We, Lisa Schmors and Fabio Seel, attended the "Research in Encoding And Decoding of Neural Ensembles" (AREADNE) between June 25-28th 2024, which took place on the Greek island of Milos.

The venue is not the only special aspect of the conference: it is held on a comparatively small scale (around 100 participants) and is designed to engage all participants in discussion and community building.
The three main components through which this is achieved are the unique programme, the poster sessions and the excellent presentations by the invited speakers.
Each of the four days featured two oral sessions interspersed with a long afternoon break where participants could meet other attendees and share their research while exploring the island.

The poster sessions after the evening sessions were held outdoors at sunset, which created a unique atmosphere and made the discussions even more enjoyable.
At this conference, basically every participant is required to give a poster presentation, regardless of their career status. This made it easy for early career scientists to get in touch with some of the leading researchers in the field.
In the poster session, Lisa Schmors gave an insight into her work on the functional organisation of visual input in the superior colliculus of the mouse, while Fabio Seel presented the conditions and hyperparameters under which CNNs learn interpretable receptive fields such as gabor filters.

The conference's focus on new and largely unpublished research contributed to the interactive and discussion friendly atmosphere, and was also evident in the high quality presentations.
Some of the highlights for us were Martin Usrey's talk on how spikes are transmitted through the LGN from the retina to the visual cortex, as well as Haim Sampolinsky's talk on the separability of representational manifolds at different layers in deep neural networks and the alignment of these representations across modalities (visual and language models).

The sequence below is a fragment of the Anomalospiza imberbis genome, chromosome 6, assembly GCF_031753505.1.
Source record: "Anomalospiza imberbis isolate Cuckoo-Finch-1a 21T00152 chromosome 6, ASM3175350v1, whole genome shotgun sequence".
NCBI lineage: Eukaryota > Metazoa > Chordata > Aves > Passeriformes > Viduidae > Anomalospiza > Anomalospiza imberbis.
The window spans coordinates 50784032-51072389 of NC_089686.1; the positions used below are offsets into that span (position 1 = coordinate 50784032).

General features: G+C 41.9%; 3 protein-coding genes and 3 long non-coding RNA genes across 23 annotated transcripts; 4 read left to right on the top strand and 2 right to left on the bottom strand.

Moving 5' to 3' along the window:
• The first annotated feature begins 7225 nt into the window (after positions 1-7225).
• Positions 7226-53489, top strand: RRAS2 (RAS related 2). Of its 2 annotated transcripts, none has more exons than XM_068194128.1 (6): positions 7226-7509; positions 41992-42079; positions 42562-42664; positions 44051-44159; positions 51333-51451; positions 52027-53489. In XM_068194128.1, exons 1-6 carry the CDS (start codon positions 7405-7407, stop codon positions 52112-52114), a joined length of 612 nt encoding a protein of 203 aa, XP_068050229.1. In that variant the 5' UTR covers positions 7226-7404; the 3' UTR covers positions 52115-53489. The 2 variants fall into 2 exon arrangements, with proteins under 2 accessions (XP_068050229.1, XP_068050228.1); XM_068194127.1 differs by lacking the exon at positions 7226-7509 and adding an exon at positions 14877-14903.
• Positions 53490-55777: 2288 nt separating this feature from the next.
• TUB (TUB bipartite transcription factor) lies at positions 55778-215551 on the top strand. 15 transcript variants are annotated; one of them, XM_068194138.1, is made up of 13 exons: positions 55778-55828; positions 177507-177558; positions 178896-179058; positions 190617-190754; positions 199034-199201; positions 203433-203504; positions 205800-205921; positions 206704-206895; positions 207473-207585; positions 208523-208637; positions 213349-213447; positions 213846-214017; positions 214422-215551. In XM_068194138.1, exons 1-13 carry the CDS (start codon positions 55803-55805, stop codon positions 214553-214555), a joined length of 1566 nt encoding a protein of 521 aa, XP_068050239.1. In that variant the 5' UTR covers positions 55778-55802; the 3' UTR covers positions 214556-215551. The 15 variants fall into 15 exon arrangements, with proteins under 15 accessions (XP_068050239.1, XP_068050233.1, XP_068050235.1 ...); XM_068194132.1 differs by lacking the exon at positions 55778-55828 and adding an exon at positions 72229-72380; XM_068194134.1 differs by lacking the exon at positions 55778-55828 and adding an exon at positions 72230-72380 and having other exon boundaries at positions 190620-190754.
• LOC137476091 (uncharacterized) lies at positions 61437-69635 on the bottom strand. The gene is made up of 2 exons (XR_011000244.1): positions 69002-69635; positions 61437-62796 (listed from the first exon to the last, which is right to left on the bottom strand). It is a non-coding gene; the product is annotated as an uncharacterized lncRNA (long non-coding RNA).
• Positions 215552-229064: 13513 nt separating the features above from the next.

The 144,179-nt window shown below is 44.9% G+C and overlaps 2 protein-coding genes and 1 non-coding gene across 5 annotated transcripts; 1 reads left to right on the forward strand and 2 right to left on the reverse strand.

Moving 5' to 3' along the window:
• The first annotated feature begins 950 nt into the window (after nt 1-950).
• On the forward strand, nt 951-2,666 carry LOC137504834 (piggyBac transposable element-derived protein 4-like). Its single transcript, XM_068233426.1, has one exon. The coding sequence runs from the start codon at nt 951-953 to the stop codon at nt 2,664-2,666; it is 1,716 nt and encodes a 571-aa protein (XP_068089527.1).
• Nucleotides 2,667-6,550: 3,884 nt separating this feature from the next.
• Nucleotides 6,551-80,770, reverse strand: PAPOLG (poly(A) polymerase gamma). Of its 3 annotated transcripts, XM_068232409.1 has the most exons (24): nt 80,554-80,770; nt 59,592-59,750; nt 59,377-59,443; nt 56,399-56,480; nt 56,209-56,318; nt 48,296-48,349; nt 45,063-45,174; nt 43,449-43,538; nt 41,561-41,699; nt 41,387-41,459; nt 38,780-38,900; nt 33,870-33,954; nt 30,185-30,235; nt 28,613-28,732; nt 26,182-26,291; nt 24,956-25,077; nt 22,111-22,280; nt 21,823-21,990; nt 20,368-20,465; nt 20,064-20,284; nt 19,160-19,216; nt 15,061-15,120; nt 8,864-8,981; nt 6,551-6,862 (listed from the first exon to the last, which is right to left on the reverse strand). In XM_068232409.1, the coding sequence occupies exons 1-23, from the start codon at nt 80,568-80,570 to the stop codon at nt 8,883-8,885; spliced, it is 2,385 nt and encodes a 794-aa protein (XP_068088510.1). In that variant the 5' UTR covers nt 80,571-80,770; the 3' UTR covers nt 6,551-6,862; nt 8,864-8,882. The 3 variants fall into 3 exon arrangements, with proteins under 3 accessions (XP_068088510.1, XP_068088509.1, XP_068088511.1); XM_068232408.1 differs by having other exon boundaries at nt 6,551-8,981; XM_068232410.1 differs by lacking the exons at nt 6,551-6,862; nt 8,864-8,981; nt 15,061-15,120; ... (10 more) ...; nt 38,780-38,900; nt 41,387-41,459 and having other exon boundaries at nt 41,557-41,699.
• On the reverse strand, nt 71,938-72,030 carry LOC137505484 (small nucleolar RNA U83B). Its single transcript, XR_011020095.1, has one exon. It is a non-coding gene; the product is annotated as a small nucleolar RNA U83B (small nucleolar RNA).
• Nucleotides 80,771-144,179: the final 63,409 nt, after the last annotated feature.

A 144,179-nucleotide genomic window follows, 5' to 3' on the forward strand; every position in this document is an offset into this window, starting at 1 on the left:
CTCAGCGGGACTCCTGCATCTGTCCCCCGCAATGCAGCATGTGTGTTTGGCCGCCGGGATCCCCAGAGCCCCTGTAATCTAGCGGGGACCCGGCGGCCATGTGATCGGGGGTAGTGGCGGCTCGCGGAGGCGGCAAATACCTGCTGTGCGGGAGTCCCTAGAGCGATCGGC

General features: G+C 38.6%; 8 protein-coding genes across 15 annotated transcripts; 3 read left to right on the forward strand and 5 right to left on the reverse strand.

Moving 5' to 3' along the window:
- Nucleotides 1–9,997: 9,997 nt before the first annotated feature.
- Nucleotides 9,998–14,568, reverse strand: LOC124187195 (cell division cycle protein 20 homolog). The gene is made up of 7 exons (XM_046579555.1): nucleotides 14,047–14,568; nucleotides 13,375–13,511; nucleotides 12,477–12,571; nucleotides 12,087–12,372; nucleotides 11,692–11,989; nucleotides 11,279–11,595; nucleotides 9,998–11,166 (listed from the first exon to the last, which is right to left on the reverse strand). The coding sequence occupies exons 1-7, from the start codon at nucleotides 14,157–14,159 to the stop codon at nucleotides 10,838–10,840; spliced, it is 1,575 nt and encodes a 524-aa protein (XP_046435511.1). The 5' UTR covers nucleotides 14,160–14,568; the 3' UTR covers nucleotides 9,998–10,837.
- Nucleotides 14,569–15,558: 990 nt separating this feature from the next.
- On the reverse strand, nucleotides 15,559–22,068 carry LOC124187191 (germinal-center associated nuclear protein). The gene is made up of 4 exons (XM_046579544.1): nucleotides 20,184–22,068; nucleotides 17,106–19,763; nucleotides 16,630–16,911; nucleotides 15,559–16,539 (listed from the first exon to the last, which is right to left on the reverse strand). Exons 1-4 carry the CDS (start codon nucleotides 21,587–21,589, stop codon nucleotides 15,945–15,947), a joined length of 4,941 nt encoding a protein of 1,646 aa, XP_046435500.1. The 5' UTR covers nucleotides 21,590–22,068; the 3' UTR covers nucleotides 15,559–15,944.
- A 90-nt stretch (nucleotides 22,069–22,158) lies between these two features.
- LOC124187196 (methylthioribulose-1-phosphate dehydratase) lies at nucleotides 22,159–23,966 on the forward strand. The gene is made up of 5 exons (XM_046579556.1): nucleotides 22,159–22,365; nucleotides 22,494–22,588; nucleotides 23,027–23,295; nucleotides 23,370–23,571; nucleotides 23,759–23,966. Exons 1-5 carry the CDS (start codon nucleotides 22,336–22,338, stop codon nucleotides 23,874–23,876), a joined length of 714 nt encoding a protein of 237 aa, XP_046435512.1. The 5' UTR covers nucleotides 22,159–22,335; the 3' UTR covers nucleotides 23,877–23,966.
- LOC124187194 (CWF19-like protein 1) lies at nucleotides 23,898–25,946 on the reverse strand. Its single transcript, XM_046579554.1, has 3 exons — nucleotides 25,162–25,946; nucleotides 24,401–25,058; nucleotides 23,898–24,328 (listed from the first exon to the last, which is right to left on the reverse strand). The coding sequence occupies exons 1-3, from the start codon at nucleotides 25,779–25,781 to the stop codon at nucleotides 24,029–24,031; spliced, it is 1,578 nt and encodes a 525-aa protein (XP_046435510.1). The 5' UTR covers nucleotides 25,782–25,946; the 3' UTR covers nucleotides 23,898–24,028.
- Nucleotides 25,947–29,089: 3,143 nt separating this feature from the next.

The last session of the conference could not have been better: Gilles Laurent motivated to look into the intelligence of species other than those typically studied, and illustrated this with an insight into his ongoing work on cuttlefish and their fascinating camouflage behaviour. Finally, Anthony Zador discussed the future of neuroscience and AI with all ethical implications and the importance of passing information from one generation to the next through the genetic bottleneck for faster learning and presented a machine learning approach to this.

Overall, this conference was a really great experience, both on the scientific and the community-building level, and a very motivating experience as a PhD student.

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